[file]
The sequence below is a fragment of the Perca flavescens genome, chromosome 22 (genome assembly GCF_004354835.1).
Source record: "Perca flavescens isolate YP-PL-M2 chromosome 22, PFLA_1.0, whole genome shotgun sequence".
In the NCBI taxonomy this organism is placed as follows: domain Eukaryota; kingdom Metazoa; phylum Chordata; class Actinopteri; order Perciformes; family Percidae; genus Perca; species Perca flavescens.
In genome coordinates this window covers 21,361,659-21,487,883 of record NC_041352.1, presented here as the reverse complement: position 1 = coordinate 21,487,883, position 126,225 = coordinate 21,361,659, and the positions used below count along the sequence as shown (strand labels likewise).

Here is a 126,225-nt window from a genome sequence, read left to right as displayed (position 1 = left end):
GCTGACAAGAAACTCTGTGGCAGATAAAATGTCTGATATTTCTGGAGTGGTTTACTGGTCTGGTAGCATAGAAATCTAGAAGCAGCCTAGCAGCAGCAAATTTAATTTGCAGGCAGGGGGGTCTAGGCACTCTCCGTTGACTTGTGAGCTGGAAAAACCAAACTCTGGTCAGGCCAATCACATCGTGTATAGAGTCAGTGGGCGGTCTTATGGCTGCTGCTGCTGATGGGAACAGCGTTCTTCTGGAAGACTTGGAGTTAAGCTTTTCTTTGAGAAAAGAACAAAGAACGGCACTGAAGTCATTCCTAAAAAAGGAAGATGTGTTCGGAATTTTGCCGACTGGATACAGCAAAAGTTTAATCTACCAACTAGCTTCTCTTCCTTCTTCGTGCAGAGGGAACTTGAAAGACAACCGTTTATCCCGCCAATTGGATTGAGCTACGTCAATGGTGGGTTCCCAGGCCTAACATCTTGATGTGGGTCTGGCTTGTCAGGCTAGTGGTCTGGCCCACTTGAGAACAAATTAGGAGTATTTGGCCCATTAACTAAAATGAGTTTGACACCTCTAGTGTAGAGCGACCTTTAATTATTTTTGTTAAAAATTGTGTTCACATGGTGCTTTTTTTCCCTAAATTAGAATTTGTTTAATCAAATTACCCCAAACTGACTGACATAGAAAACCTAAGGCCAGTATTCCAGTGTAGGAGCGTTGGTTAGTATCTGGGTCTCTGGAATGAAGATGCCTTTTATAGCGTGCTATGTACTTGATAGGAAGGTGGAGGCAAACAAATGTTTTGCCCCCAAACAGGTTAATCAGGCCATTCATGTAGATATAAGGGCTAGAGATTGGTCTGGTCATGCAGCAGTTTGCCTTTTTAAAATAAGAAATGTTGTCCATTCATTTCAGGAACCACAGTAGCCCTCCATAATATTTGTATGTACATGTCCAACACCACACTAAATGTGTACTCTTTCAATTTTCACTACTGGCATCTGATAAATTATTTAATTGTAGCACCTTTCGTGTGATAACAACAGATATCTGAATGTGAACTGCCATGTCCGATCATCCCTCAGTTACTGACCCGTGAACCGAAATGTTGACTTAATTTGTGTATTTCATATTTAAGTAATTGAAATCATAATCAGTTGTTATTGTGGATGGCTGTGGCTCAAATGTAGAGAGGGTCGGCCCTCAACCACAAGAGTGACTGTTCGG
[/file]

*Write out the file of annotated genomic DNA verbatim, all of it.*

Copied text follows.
The sequence below is a fragment of the Perca flavescens genome, chromosome 22 (genome assembly GCF_004354835.1).
Source record: "Perca flavescens isolate YP-PL-M2 chromosome 22, PFLA_1.0, whole genome shotgun sequence".
In the NCBI taxonomy this organism is placed as follows: domain Eukaryota; kingdom Metazoa; phylum Chordata; class Actinopteri; order Perciformes; family Percidae; genus Perca; species Perca flavescens.
In genome coordinates this window covers 21,361,659-21,487,883 of record NC_041352.1, presented here as the reverse complement: position 1 = coordinate 21,487,883, position 126,225 = coordinate 21,361,659, and the positions used below count along the sequence as shown (strand labels likewise).

Here is a 126,225-nt window from a genome sequence, read left to right as displayed (position 1 = left end):
GCTGACAAGAAACTCTGTGGCAGATAAAATGTCTGATATTTCTGGAGTGGTTTACTGGTCTGGTAGCATAGAAATCTAGAAGCAGCCTAGCAGCAGCAAATTTAATTTGCAGGCAGGGGGGTCTAGGCACTCTCCGTTGACTTGTGAGCTGGAAAAACCAAACTCTGGTCAGGCCAATCACATCGTGTATAGAGTCAGTGGGCGGTCTTATGGCTGCTGCTGCTGATGGGAACAGCGTTCTTCTGGAAGACTTGGAGTTAAGCTTTTCTTTGAGAAAAGAACAAAGAACGGCACTGAAGTCATTCCTAAAAAAGGAAGATGTGTTCGGAATTTTGCCGACTGGATACAGCAAAAGTTTAATCTACCAACTAGCTTCTCTTCCTTCTTCGTGCAGAGGGAACTTGAAAGACAACCGTTTATCCCGCCAATTGGATTGAGCTACGTCAATGGTGGGTTCCCAGGCCTAACATCTTGATGTGGGTCTGGCTTGTCAGGCTAGTGGTCTGGCCCACTTGAGAACAAATTAGGAGTATTTGGCCCATTAACTAAAATGAGTTTGACACCTCTAGTGTAGAGCGACCTTTAATTATTTTTGTTAAAAATTGTGTTCACATGGTGCTTTTTTTCCCTAAATTAGAATTTGTTTAATCAAATTACCCCAAACTGACTGACATAGAAAACCTAAGGCCAGTATTCCAGTGTAGGAGCGTTGGTTAGTATCTGGGTCTCTGGAATGAAGATGCCTTTTATAGCGTGCTATGTACTTGATAGGAAGGTGGAGGCAAACAAATGTTTTGCCCCCAAACAGGTTAATCAGGCCATTCATGTAGATATAAGGGCTAGAGATTGGTCTGGTCATGCAGCAGTTTGCCTTTTTAAAATAAGAAATGTTGTCCATTCATTTCAGGAACCACAGTAGCCCTCCATAATATTTGTATGTACATGTCCAACACCACACTAAATGTGTACTCTTTCAATTTTCACTACTGGCATCTGATAAATTATTTAATTGTAGCACCTTTCGTGTGATAACAACAGATATCTGAATGTGAACTGCCATGTCCGATCATCCCTCAGTTACTGACCCGTGAACCGAAATGTTGACTTAATTTGTGTATTTCATATTTAAGTAATTGAAATCATAATCAGTTGTTATTGTGGATGGCTGTGGCTCAAATGTAGAGAGGGTCGGCCCTCAACCACAAGAGTGACTGTTCGG